San Diego Lifeguard Lt. Rick Romero said the situation when they first arrived on scene was dire. Conditions were rough, with waves 5 to 6 feet in height.

“There are people in the water, drowning, getting sucked out the rip current there,” he said, adding that the boat, "had basically broken apart."

CBP confirmed the vessel broke apart after colliding with rocks inside the surf line.

Several people witnessed the crash from the shore, including State Assemblyman Chris Ward, who said he was "shaken" by the horrible tragedy and that it was traumatic to witness the violent capsizing and people pouring out into the ocean. He added that he was furious about the circumstances that forced these individuals to put themselves into harm’s way.

Seven people were pulled from the waves, including three who drowned, Romero said. One person was rescued from a cliff and at least 22 others managed to make it to shore on their own, he said.

On Monday, after calling off a search for more potential victims at about 7:15 a.m., the U.S. Coast Guard updated its count to show 32 people had been accounted for, with 29 people found alive and three declared dead either at the scene or local hospitals. One person remained in critical condition.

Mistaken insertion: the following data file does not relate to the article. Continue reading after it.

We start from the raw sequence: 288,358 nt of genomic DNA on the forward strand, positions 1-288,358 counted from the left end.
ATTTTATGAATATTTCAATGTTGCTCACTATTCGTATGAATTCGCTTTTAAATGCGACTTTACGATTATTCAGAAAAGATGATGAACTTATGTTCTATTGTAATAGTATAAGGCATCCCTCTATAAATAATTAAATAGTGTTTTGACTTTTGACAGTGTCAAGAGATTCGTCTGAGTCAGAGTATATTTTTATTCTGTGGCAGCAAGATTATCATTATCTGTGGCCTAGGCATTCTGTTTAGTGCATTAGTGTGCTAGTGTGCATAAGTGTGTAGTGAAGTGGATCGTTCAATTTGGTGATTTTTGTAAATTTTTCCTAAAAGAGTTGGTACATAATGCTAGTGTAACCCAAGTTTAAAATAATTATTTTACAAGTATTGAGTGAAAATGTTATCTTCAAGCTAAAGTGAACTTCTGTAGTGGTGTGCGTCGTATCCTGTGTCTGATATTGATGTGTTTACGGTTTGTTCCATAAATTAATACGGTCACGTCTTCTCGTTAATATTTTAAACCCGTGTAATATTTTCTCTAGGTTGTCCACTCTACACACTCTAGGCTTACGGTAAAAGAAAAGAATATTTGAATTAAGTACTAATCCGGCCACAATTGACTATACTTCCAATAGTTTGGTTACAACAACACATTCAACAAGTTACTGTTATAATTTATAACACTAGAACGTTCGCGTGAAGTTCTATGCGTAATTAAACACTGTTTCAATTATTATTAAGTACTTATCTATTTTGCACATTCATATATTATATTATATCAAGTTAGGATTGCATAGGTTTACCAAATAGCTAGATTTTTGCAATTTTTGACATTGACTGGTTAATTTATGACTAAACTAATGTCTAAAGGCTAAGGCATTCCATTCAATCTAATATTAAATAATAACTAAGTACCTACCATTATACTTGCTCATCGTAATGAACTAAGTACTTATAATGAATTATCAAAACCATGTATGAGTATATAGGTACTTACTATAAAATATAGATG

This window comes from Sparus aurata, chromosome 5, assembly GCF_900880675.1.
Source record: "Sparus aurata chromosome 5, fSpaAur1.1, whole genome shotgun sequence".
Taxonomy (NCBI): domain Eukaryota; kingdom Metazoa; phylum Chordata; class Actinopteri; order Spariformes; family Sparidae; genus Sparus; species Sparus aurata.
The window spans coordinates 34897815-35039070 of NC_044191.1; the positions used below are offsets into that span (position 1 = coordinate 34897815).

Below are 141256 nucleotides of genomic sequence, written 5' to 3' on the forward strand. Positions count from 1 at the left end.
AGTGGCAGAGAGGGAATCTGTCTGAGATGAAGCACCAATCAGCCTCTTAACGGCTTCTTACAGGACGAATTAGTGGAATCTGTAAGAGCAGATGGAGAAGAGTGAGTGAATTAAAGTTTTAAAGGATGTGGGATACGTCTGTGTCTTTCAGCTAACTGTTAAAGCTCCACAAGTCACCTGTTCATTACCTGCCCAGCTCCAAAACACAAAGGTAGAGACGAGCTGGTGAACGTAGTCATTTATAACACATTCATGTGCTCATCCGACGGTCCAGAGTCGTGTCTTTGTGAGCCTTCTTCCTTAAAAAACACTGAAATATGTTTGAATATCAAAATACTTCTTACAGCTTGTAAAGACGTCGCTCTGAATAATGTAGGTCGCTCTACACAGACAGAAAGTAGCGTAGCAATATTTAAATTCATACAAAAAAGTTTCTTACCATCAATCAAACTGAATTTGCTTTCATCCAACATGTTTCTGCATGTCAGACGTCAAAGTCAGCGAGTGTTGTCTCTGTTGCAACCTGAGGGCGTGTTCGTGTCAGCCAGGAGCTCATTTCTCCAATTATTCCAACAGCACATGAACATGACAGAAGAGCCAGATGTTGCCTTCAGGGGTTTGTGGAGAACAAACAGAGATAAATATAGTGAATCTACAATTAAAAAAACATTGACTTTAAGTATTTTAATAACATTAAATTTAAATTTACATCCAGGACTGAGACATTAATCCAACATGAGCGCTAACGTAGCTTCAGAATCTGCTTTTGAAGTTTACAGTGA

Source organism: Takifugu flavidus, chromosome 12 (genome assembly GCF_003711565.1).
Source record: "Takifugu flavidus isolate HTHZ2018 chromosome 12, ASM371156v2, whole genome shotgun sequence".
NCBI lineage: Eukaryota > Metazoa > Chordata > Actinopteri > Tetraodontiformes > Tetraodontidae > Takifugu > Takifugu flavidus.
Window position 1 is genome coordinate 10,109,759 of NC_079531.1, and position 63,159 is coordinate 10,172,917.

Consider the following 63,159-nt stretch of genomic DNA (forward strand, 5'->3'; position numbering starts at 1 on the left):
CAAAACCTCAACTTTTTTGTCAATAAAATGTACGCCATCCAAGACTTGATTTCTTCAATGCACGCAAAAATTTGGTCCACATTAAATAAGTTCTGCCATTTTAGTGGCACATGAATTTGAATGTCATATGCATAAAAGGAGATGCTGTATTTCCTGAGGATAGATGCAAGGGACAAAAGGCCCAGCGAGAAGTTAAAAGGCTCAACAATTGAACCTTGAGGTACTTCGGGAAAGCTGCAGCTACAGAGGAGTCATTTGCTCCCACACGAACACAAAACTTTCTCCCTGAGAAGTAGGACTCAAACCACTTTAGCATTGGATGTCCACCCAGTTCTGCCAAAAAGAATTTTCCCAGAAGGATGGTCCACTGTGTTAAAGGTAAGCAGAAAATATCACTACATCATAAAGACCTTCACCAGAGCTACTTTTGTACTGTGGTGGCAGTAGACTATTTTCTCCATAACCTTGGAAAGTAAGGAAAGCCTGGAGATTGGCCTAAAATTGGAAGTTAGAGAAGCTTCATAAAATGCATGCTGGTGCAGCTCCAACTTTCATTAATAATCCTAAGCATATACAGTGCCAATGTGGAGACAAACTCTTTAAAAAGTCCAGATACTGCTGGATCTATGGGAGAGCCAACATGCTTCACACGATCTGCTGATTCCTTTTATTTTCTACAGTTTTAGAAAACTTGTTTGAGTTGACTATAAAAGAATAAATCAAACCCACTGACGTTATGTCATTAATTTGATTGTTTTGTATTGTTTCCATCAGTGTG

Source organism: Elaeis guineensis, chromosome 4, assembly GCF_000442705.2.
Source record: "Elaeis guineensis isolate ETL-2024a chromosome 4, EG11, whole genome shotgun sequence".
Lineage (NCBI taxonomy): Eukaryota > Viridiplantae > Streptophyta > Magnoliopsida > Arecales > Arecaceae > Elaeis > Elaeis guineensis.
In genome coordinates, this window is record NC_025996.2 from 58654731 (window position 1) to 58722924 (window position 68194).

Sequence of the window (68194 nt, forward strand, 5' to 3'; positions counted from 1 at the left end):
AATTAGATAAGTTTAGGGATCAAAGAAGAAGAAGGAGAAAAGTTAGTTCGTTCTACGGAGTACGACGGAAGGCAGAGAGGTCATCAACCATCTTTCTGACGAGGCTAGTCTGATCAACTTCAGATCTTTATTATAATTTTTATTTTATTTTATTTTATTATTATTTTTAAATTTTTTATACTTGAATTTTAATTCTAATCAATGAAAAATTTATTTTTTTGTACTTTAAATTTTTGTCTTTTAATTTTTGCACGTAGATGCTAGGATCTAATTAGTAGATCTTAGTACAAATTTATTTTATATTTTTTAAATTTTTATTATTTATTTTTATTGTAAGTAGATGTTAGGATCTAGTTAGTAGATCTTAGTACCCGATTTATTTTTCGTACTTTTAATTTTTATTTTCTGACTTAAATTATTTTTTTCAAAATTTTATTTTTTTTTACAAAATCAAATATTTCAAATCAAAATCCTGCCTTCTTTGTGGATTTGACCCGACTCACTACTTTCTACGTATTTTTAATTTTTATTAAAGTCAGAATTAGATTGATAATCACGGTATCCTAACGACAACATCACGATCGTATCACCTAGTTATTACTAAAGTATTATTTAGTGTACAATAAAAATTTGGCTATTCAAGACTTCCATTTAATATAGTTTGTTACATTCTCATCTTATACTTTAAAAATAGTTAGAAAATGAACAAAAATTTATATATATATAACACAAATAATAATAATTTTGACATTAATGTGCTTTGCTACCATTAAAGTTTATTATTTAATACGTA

CBP said as of Monday evening, five victims were still in the hospital.

“We were putting more resources out in the water to interdict vessels like this and we announced it in advance to try to deter as much as we could to try and send a message to smugglers," Stephenson said.

The boat did not have a manifest so it was not at first clear everyone on board was accounted for, investigators said.

Warning: The video below may contain graphic imagery

Video shows a vessel overturned and broken apart that was carrying 30 people in a possible human smuggling operation, officials said.

"After careful consideration using the information from our on-scene crews, partner agency input and the magnitude of the response efforts, the Coast Guard suspended our search on Monday morning,” said Captain Timothy Barelli, the Sector San Diego commander."

The San Diego County Medical Examiner's Office reported two women, 35 and 41 years old, and one man of unknown age had died but did not release their names as their families have not yet been notified. 

CBP said one of the 28 undocumented survivors was an unaccompanied 15-year-old boy. The ages of the rest of the undocumented survivors -- 21 men and six women -- range from 18 to 39, CBP said.